What do you expect when you walk into a funeral procession? Grim faces, devotional hymns, traditional chants, perhaps?
The funeral procession that we are talking about will blow your mind. It had no mourners.
Instead, this bunch of smiling individuals laid the bane of their existence to rest!
Shocked? Well, it wasn’t a human being. It was environment-threatening single-use plastic!
On June 23, 2018, Mumbaikars from the Thakur village in Kandivali, performed last rites and organised an official funeral for plastic items to mark the day the Maharashtra plastic ban came into effect.
Christened the ‘Antim Yatra’ or Final Journey, residents of over 26 housing societies turned this procession into a collection drive for single-use plastic items. They also wanted to encourage more residents to give up dependence on these plastic items and switch to sustainable alternatives.
This society has been a lead runner in fighting plastic pollution. They began their battle in 2017, ahead of the state-wide plastic ban. What once began as a social cause to beautify their surroundings has now transformed into a full-fledged battle against plastic.
These like-minded environment crusaders have formed a group named ‘Soch Sayani’ (Think Clever) to make people aware of the harmful effects of plastic. They conduct regular awareness drives in the area.
To pledge their support to the state government’s ban on plastic items, they collected all the banned plastic items from residents and submitted them to the Brihanmumbai Municipal Corporation (BMC).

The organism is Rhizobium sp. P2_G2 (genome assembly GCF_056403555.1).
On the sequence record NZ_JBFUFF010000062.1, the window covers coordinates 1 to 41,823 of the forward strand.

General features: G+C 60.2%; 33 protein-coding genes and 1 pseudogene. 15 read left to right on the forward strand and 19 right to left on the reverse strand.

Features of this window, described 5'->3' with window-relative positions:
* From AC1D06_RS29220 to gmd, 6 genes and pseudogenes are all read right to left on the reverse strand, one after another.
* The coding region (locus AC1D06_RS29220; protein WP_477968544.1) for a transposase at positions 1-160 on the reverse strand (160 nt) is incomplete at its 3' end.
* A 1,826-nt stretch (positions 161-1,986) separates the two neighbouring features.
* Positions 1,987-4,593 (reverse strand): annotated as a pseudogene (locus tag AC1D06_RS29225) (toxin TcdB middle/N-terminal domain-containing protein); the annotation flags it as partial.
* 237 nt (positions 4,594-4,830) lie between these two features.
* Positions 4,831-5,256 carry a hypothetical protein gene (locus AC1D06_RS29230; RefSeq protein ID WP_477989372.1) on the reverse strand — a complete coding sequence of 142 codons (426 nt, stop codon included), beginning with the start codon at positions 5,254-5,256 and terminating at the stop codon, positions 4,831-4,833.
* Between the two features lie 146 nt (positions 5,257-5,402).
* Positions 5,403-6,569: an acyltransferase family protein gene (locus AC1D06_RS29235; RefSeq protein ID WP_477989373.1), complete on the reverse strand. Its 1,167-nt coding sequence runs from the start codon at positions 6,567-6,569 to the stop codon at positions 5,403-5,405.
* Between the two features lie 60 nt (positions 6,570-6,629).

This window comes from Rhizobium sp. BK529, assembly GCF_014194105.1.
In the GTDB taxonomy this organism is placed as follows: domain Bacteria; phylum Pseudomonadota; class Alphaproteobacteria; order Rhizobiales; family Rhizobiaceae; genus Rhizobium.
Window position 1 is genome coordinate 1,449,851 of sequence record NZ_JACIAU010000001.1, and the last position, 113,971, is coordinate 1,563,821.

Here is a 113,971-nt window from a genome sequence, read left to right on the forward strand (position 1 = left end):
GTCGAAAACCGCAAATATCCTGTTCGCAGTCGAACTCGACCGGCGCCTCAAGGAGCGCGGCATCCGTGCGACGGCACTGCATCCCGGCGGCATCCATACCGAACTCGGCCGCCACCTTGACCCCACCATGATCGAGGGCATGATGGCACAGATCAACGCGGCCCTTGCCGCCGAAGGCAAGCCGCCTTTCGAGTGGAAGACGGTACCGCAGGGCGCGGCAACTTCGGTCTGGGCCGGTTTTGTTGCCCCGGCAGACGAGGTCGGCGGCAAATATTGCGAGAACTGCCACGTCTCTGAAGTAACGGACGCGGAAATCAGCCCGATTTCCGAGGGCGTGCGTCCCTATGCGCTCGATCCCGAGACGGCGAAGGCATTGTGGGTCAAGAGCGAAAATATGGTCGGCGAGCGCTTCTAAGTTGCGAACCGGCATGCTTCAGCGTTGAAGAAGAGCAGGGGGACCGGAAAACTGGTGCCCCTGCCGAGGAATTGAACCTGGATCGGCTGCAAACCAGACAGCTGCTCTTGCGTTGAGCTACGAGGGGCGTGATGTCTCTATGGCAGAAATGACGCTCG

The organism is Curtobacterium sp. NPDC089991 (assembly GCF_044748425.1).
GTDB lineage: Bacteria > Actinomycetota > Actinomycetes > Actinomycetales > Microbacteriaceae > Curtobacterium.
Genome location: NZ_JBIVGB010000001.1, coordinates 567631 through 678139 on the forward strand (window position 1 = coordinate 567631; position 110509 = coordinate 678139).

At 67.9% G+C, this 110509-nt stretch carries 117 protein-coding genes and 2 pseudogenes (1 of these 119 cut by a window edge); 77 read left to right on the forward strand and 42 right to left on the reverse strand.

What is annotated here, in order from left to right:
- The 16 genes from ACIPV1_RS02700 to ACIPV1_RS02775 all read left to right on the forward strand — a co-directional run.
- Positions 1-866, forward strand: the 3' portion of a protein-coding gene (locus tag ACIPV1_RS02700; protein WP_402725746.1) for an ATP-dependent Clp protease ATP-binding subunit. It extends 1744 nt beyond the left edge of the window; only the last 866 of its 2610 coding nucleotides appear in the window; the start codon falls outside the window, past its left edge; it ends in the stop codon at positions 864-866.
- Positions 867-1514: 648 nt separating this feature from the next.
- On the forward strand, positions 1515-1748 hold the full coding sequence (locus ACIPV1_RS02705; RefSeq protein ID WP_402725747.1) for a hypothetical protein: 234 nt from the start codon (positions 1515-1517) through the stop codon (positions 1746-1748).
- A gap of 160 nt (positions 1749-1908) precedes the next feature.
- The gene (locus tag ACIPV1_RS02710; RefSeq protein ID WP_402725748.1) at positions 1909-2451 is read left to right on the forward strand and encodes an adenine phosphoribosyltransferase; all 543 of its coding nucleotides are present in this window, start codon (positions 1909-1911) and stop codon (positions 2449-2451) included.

Speaking to NDTV, Hema Rao, an active volunteer of the group, said, “The collective drive was organised with an aim to drive out plastic from Thakur village without the people having to make much effort.”
Thakur village houses over 40 societies of which over 26 took part in the procession. To promote this unique antim yatra or collection drive, the residents went the extra mile by creating quirky posters that mentioned the venue, date, and purpose.
These were circulated in all the societies and their respective WhatsApp groups. The organisers also appointed 26 persons to serve as Point of Contacts.
Every individual who wanted to participate had to give away all single-use plastic items like bags, spoons, forks, cups, thermocol, etc. at the designated collection point in their society. They were given two weeks for this task.
Impressed by the citizen’s initiative, the BMC even came forward and offered four trucks to collect all the discarded plastic items on June 23, reported the publication.
On the day of the procession, about 50 volunteers braved heavy rains to begin the procession at noon and shared live locations via Google Maps to the 26 societies to ensure the collection drive went smoothly.
“A fixed route map was provided to all the societies. They tracked the route of the trucks and submitted their plastic accordingly,” another resident, Latesh Shetty, told NDTV.
It took an hour for one truck to get full. When all the four trucks were full by evening, and a few societies were left, the residents hired a private truck to ensure all the plastic waste was collected.
“We blame the authorities always, but we are also equally responsible for the plastic menace. This drive was a team effort. Many of the societies even arranged for snacks and tea for us while we were on the rounds. A local bakery patted our backs with free pastries. This was really assuring and motivating,” said Hema Rao, a member of the organisation.
Isn’t it great to see residents take up innovative and quirky ways to put an end to the plastic menace? This initiative is certainly something many other societies can attempt.
Whether it is approaching your street hawkers to stop giving plastic bags or asking the residents of your colony to carry cloth bags on their way to the market, every small effort counts.
These colonies did it for months and today over 60 per cent of the people, including residents and vendors have stopped using plastic bags!
It’s never too late to start. Will your colony be next?
(Edited by Shruti Singhal)